“Last Minute” market

Six local farmers (or more) will bring fresh and delicious local produce and other goodies to the Grange Hall tomorrow evening (Dec. 23), from 4:30-6:30 p.m. Dharma Farm (Jeffrey Knox and Abby Lydon), Spring Horse Farmstead (Jillian Jermyn), Hawthorn and Thistle Farmstead (Steph Grant), Crystal Lake Nursery (Sharon Turner) and Wild Fruitings (Sean Mulkern and Cat Regan) will be on hand. Just before Thanksgiving, when these local producers put together a sale, it was really successful and a lot of fun to drop in on. So, they decided to do it again just at the right time for really special fresh foods for the holiday table. Everyone’s hoping for another well-attended event and great chance to exchange holiday greetings. These growers can be found, too, at community farmers markets and wherever they are is worth the trip. Not only do local growers give us high quality edibles, their products don’t have any of the chemicals with atrocious names — the ones we hear of in bad news. For me, from an additional point of view, getting acquainted with local food growers is a bit of a hedge against the somewhat wacky and toxic ways of the big world these days. Ah, but that’s not a Christmas story, is it? Just drop on down to the Grange Hall Friday evening. See you there!

One more chance for benefit

The drawing for Tanya Amazeen Jones’ beautiful painting will be at the Last Minute Market (Winter Farmers Market, above) this Friday evening. This will be the last opportunity to get tickets into the drawing for this handsome pastoral watercolor of a deer at dawn. The raffle proceeds are entirely to assist Kim Emerson with costs associated with her kidney transplant surgery. Kim was similarly helped through a public supper recently. Artist Tanya Jones created this piece of her artwork for this purpose and Kim is deeply grateful. Our whole community can feel proud of the generous spirit that makes these kinds of good deeds happen among us.

Letting books go

Because I’m continuously in the process of “downsizing”, I’m painfully aware that disposing of belongings, things, stuff and other detritus of life is time consuming work. Books, especially, are hard because they’re so lovable. But even after coming to grips with that, finding new homes is a challenge. Worst case scenario they go to recycling or rubbish, which is hard because paper goods recycling is pretty persnickety. Misty Darton, our library director, related her experience when disposing of the leftovers from the giant book sale, the paper backs went in the mixed paper bin at Tri-County. But hardcovers have to go in the rubbish. Libraries and used book stores can take donations only up to a point. Used book sellers are running a business and will buy what they believe they can sell. Karen Jelenfy, who for many years operated Village Books here in our little town, says that she and Pete sometimes rescue still in decent condition from the transfer station to sell in their booth at Elmer’s Barn, Pete’s Comics and Books. She also suggests giving books to the various “little free libraries” scattered around the area. Most of us feel as though books are precious and valuable, but there certainly is no shortage (Sherman’s for instance), even though to purchase new, they are ridiculously expensive. So, for good books at bargain prices, watch the giveaways, inexpensive book sales and used book outlets like Gibbs Bryant Room. You’ll be seeing some of mine I hope.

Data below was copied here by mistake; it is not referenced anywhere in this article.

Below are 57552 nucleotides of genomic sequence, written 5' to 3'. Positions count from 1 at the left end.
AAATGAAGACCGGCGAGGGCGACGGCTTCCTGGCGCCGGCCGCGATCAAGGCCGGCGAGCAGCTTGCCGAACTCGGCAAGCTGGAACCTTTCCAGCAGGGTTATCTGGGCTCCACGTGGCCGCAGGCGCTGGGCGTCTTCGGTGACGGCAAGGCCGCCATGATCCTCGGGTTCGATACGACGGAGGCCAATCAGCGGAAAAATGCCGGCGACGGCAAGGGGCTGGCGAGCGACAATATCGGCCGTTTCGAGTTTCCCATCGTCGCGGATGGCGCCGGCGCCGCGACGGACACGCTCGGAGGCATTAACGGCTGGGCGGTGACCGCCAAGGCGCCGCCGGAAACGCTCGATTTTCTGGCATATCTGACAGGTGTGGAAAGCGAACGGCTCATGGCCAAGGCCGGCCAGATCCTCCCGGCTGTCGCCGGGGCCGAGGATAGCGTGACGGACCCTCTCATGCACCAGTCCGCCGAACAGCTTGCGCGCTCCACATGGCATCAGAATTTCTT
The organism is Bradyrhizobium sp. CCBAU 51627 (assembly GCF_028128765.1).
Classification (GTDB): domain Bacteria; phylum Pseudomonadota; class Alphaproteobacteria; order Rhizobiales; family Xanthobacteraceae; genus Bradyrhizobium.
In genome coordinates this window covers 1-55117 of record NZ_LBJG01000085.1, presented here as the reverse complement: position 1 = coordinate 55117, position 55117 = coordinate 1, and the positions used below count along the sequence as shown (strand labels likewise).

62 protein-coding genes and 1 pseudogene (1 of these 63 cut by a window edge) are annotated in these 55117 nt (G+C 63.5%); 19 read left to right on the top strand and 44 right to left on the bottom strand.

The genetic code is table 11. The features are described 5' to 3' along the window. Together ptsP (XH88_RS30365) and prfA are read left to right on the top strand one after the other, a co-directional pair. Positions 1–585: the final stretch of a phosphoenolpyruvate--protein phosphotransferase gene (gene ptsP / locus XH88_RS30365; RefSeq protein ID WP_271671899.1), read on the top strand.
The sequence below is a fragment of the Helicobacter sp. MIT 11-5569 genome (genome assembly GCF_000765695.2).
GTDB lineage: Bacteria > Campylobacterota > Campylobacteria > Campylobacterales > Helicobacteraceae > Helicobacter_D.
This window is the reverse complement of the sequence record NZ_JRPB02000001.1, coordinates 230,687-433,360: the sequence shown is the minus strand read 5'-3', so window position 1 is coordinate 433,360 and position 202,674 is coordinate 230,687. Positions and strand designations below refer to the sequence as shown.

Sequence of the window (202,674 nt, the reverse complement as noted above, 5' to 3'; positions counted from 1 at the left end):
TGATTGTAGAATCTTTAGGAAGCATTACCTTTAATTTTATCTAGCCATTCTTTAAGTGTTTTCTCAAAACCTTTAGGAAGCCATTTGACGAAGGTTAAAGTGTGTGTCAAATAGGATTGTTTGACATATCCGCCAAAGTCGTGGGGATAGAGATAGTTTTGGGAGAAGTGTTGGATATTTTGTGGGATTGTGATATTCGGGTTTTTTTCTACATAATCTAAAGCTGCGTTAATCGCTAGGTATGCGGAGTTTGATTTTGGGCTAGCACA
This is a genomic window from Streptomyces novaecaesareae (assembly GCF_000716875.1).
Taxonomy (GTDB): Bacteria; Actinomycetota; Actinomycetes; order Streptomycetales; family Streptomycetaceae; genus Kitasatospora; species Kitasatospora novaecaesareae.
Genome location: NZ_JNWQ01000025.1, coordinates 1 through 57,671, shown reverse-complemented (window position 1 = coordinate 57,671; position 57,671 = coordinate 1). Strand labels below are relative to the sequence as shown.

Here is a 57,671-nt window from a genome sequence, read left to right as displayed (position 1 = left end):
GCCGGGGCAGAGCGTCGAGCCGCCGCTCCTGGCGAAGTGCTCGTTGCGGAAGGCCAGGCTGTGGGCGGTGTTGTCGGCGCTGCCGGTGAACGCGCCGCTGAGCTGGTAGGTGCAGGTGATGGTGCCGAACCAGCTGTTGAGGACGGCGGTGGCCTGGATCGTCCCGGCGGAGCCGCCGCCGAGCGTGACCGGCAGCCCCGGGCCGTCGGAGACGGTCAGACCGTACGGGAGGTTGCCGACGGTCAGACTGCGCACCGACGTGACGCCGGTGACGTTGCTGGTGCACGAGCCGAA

What’s that you say about Christmas?

Well, the observance we now know as Christmas is a world apart from its early days. The date evolved from pagan celebrations around the time of the Winter Solstice. In the year 601, Pope Gregory ordered the church in England to stop forbidding these rituals and, instead, adapt them into the ceremonies. Christmas moved very slowly and gradually not only into the church but around the world. It was banned 1647 and the ban was imposed on Massachusetts Bay Colony. In 1836 Alabama legalized Christmas. The U.S. made it a federal holiday in 1870, and the final state to make it legal was Oklahoma. Geez, kind of busts our bubble, huh? Many historians believe Jesus was born in the spring. There is no mention of the date in the Bible but when the Church folded around the pagan solstice observance, it was easy to think that time of year was winter. In Boston in the 1950s, church leaders wanted the song “I Saw Mommy Kissing Santa Claus” banned because they thought it promoted physical intimacy. The singer, Jimmy Boyd, was dispatched to explain why it wasn’t obscene and the church relented. Pretty good publicity, too. The song was a big hit. Mariah Carey’s “All I Want for Christmas Is You” holds the Guinness World Records title for the highest-charting holiday song. “White Christmas” is the best-selling song of all time. And “Silent Night” is the most recorded Christmas song in history, with over 733 different versions copyrighted since 1978.

Have a Merry Christmas.